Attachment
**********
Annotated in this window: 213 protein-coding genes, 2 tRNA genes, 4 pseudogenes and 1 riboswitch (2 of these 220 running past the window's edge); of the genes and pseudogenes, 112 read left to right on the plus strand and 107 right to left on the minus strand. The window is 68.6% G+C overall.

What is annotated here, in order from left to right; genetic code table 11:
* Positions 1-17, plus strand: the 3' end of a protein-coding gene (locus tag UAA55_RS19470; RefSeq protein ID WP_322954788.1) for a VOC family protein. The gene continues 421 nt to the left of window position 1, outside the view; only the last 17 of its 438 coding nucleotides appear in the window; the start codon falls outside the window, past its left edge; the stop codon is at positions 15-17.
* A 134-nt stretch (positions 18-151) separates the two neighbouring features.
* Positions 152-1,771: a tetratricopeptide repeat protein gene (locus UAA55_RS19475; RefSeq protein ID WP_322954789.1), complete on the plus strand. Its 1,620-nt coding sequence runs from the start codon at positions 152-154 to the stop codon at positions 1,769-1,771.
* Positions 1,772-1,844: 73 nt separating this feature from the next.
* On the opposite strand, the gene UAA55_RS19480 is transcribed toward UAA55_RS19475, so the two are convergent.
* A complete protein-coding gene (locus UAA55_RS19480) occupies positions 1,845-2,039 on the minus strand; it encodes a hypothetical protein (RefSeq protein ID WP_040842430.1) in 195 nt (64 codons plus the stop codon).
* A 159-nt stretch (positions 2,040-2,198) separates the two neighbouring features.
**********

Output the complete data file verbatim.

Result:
Annotated in this window: 213 protein-coding genes, 2 tRNA genes, 4 pseudogenes and 1 riboswitch (2 of these 220 running past the window's edge); of the genes and pseudogenes, 112 read left to right on the plus strand and 107 right to left on the minus strand. The window is 68.6% G+C overall.

What is annotated here, in order from left to right; genetic code table 11:
* Positions 1-17, plus strand: the 3' end of a protein-coding gene (locus tag UAA55_RS19470; RefSeq protein ID WP_322954788.1) for a VOC family protein. The gene continues 421 nt to the left of window position 1, outside the view; only the last 17 of its 438 coding nucleotides appear in the window; the start codon falls outside the window, past its left edge; the stop codon is at positions 15-17.
* A 134-nt stretch (positions 18-151) separates the two neighbouring features.
* Positions 152-1,771: a tetratricopeptide repeat protein gene (locus UAA55_RS19475; RefSeq protein ID WP_322954789.1), complete on the plus strand. Its 1,620-nt coding sequence runs from the start codon at positions 152-154 to the stop codon at positions 1,769-1,771.
* Positions 1,772-1,844: 73 nt separating this feature from the next.
* On the opposite strand, the gene UAA55_RS19480 is transcribed toward UAA55_RS19475, so the two are convergent.
* A complete protein-coding gene (locus UAA55_RS19480) occupies positions 1,845-2,039 on the minus strand; it encodes a hypothetical protein (RefSeq protein ID WP_040842430.1) in 195 nt (64 codons plus the stop codon).
* A 159-nt stretch (positions 2,040-2,198) separates the two neighbouring features.